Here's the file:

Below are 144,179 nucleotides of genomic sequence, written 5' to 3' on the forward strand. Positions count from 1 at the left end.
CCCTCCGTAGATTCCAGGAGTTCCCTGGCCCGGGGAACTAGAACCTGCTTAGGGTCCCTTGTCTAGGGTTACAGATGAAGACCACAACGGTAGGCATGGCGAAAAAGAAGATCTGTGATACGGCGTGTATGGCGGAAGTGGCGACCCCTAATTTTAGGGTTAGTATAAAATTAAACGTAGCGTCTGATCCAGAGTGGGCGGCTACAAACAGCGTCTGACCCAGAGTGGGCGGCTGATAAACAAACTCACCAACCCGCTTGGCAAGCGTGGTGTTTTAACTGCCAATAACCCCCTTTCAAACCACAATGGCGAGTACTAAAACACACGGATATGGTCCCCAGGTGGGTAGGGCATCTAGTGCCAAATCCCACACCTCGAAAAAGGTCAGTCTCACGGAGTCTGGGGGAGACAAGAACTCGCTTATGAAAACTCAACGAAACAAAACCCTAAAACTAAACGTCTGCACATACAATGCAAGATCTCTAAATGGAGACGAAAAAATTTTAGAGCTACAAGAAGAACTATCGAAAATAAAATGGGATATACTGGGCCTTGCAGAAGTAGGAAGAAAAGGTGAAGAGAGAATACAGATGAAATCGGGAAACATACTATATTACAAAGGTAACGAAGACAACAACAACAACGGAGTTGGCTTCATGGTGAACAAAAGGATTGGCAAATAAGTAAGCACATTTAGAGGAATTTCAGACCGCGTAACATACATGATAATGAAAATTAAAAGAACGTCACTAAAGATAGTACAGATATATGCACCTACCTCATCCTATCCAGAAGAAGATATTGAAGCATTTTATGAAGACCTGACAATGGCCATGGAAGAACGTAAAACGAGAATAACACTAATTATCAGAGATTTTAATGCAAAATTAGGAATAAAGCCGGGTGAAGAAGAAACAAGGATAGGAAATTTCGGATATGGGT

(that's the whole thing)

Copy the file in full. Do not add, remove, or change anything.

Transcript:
Below are 144,179 nucleotides of genomic sequence, written 5' to 3' on the forward strand. Positions count from 1 at the left end.
CCCTCCGTAGATTCCAGGAGTTCCCTGGCCCGGGGAACTAGAACCTGCTTAGGGTCCCTTGTCTAGGGTTACAGATGAAGACCACAACGGTAGGCATGGCGAAAAAGAAGATCTGTGATACGGCGTGTATGGCGGAAGTGGCGACCCCTAATTTTAGGGTTAGTATAAAATTAAACGTAGCGTCTGATCCAGAGTGGGCGGCTACAAACAGCGTCTGACCCAGAGTGGGCGGCTGATAAACAAACTCACCAACCCGCTTGGCAAGCGTGGTGTTTTAACTGCCAATAACCCCCTTTCAAACCACAATGGCGAGTACTAAAACACACGGATATGGTCCCCAGGTGGGTAGGGCATCTAGTGCCAAATCCCACACCTCGAAAAAGGTCAGTCTCACGGAGTCTGGGGGAGACAAGAACTCGCTTATGAAAACTCAACGAAACAAAACCCTAAAACTAAACGTCTGCACATACAATGCAAGATCTCTAAATGGAGACGAAAAAATTTTAGAGCTACAAGAAGAACTATCGAAAATAAAATGGGATATACTGGGCCTTGCAGAAGTAGGAAGAAAAGGTGAAGAGAGAATACAGATGAAATCGGGAAACATACTATATTACAAAGGTAACGAAGACAACAACAACAACGGAGTTGGCTTCATGGTGAACAAAAGGATTGGCAAATAAGTAAGCACATTTAGAGGAATTTCAGACCGCGTAACATACATGATAATGAAAATTAAAAGAACGTCACTAAAGATAGTACAGATATATGCACCTACCTCATCCTATCCAGAAGAAGATATTGAAGCATTTTATGAAGACCTGACAATGGCCATGGAAGAACGTAAAACGAGAATAACACTAATTATCAGAGATTTTAATGCAAAATTAGGAATAAAGCCGGGTGAAGAAGAAACAAGGATAGGAAATTTCGGATATGGGT